09 May 2011

A Most Curious Case



So I have been working on a new project for a client and I have to tell you, it is probably the most interesting one I have had in a long time.

The year is 1897 in San Joaquin County, California. A man is hauled into jail for attempting to kill his wife. Reading the newspapers of the day, it appears that the wife was going to run away with another man. The padding in her dress stopped the bullet from doing any real damage, she suffered a slight flesh wound.

The jury took only 2 hours to find him guilty and gave him the maximum sentence allowed by law at the time - 14 years.

So off to San Quentin Prison he goes. Then two years later in 1899 the Governor of California is presented with an application for a pardon for the man. The contents of this application makes this case extremely unusual:

1. A formal petition from THE PANEL OF JURORS THAT CONVICTED HIM stating that the man had been in prison long enough that justice has been served. It is signed by each and every juror.


2. A letter to the Governor from the District Attorney who prosecuted the man, asking that he be given a full pardon. The District Attorney states

"This is the first case of the number I have prosecuted as District Attorney, wherein I felt that I could address the Governor upon the grounds and in behalf of a person seeking pardon or parole."

3. A formal petition requesting a pardon for the man that is signed by every adult in the small town of Linden where the man had been born and raised and had been a resident up until his incarceration.




Well this just stunned me. What had happened in the two years 1897-1899 that changed everyone's mind. Remember this is the same jury that wasted no time in throwing the book at the guy. The District Attorney had wasted no time in getting the case to trial. Start to finish was approximately 3 weeks.

I have gone through the newspapers page by page for those two years and there are no items about the man, his family, any of the jurors, the District Attorney (other than different cases he was prosecuting at the time).

I checked local vital records and there were no deaths, births or marriages that might have been a factor.

The man was finally granted a pardon three years later in 1900. So again I am at the newspapers, but there is no mention of his homecoming. Census records have not been useful in this case either.

Any thought on what might have happened to make basically an entire community do an about face? And why it would not have been news?

9 comments:

Polly FitzGerald Kimmitt said...

Curious, indeed, Sheri! Will contemplate in my sleep tonight.

Jennifer said...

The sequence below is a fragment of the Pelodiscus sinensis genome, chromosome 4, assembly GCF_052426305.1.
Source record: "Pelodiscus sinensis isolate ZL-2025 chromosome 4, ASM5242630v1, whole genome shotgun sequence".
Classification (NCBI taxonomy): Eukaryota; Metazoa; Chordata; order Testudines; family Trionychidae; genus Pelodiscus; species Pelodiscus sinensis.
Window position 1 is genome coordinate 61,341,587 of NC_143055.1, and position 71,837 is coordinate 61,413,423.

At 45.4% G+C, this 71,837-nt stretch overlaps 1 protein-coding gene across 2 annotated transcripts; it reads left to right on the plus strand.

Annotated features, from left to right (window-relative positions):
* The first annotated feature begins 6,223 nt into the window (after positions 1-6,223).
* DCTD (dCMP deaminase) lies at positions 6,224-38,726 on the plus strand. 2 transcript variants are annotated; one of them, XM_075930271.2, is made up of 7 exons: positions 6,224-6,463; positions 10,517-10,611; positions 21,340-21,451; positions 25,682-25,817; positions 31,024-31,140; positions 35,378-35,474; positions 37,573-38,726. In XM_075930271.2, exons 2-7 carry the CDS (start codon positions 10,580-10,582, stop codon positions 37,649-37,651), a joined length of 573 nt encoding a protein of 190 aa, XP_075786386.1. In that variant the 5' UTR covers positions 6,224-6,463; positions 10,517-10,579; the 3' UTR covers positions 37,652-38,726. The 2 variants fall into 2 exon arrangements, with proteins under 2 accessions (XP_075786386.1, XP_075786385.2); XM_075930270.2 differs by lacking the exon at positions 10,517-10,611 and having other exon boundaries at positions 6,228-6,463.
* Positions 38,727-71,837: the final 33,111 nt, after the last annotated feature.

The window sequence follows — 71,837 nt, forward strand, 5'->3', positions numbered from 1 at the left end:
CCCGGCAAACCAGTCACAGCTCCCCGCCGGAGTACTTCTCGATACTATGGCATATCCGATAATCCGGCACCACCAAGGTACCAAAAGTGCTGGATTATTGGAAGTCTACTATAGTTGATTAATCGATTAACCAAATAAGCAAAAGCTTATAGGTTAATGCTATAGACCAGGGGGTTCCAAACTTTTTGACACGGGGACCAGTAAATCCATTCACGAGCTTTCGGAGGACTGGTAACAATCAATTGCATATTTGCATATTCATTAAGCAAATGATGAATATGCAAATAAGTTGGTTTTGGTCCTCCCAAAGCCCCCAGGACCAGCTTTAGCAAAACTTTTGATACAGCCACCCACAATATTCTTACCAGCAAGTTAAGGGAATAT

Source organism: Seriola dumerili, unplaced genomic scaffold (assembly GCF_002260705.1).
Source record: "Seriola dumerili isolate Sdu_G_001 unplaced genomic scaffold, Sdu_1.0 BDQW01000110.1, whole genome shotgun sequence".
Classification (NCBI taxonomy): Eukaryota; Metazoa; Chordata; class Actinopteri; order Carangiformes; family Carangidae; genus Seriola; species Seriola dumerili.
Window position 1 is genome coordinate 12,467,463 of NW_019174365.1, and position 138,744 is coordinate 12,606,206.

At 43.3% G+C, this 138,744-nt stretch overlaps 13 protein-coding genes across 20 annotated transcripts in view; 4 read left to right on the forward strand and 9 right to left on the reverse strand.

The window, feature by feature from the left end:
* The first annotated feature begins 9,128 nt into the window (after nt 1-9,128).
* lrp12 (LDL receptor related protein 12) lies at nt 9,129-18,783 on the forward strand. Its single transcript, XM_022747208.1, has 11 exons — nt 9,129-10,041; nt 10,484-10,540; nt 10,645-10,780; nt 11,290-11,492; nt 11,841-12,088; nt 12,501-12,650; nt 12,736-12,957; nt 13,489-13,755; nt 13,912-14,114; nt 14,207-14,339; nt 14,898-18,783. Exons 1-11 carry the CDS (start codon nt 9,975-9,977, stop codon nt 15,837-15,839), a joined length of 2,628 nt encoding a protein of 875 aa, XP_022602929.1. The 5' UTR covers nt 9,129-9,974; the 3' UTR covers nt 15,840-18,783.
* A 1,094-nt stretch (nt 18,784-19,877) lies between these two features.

Weird. Perhaps he was very ill?

Bancroft library has the San Quentin records, 1851-1910:

http://www.oac.cdlib.org/search?style=oac4;ff=0;query=quentin;idT=02e5aef167b638067a7b99aff8ce107c

Let us know what you find out!

William Bruce Hillman said...

If t is a small community like the one I was raised in then the gossip mill got going, and things came to light about the affair that was not available at the trial. As it was a scandal it would be silenced. You might check to see if the wife left the area and remarried.

Greta Koehl said...

I had the same reaction as Jennifer - he may have been quite ill and the people may have taken pity on him.

Jo said...

How strange - I hope you can find out more and let us know...

Susan (Nolichucky Roots) said...

My guess would be the wife died or left the area and the assumption was he'd no longer be a threat to anyone. It's also possible that his children or parents were suffering due to his absence and the community felt their need was great. Fascinating stuff.

BDM said...

My burning question is where exactly was the padding in her dress? I'd like to suspect something came to light from or about the wife, i.e. extenuating circumstances. Could the DA's letter have included additional sensitive documentation that was censored from the material you saw? Really, I'm not anti-femlib!
- Brenda

Cheryl Cayemberg said...

Very interesting story. Did the town/jury know about the affair before the trial? Maybe (considering the time period) when it was discovered they turned against her. Apart from that I am at a loss!

Kerry Scott said...

I'm with Brenda. I'm guessing something came about about the wife that made people think that his actions were justified. Or maybe it came out that one of their kids (or someone else) did the shooting, and the husband was taking the fall for the kid. I saw that on Law and Order once.

I hope you find out what the real story was!